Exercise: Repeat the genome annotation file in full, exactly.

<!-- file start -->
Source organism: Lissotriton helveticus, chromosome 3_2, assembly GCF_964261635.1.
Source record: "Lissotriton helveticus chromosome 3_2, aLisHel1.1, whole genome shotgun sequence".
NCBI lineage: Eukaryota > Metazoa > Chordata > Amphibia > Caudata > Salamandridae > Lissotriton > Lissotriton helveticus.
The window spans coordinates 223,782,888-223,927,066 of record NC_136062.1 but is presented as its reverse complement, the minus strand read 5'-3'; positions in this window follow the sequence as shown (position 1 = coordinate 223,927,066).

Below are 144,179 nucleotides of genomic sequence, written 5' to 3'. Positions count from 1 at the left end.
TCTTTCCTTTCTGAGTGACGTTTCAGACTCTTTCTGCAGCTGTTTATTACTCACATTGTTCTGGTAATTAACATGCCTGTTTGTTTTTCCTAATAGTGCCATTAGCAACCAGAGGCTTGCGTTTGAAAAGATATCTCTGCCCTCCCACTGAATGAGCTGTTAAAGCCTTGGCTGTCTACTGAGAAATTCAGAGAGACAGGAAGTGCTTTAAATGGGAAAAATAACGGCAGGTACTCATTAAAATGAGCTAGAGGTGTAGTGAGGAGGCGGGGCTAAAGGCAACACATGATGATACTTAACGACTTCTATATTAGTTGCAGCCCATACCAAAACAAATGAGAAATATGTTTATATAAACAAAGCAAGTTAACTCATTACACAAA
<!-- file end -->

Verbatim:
Source organism: Lissotriton helveticus, chromosome 3_2, assembly GCF_964261635.1.
Source record: "Lissotriton helveticus chromosome 3_2, aLisHel1.1, whole genome shotgun sequence".
NCBI lineage: Eukaryota > Metazoa > Chordata > Amphibia > Caudata > Salamandridae > Lissotriton > Lissotriton helveticus.
The window spans coordinates 223,782,888-223,927,066 of record NC_136062.1 but is presented as its reverse complement, the minus strand read 5'-3'; positions in this window follow the sequence as shown (position 1 = coordinate 223,927,066).

Below are 144,179 nucleotides of genomic sequence, written 5' to 3'. Positions count from 1 at the left end.
TCTTTCCTTTCTGAGTGACGTTTCAGACTCTTTCTGCAGCTGTTTATTACTCACATTGTTCTGGTAATTAACATGCCTGTTTGTTTTTCCTAATAGTGCCATTAGCAACCAGAGGCTTGCGTTTGAAAAGATATCTCTGCCCTCCCACTGAATGAGCTGTTAAAGCCTTGGCTGTCTACTGAGAAATTCAGAGAGACAGGAAGTGCTTTAAATGGGAAAAATAACGGCAGGTACTCATTAAAATGAGCTAGAGGTGTAGTGAGGAGGCGGGGCTAAAGGCAACACATGATGATACTTAACGACTTCTATATTAGTTGCAGCCCATACCAAAACAAATGAGAAATATGTTTATATAAACAAAGCAAGTTAACTCATTACACAAA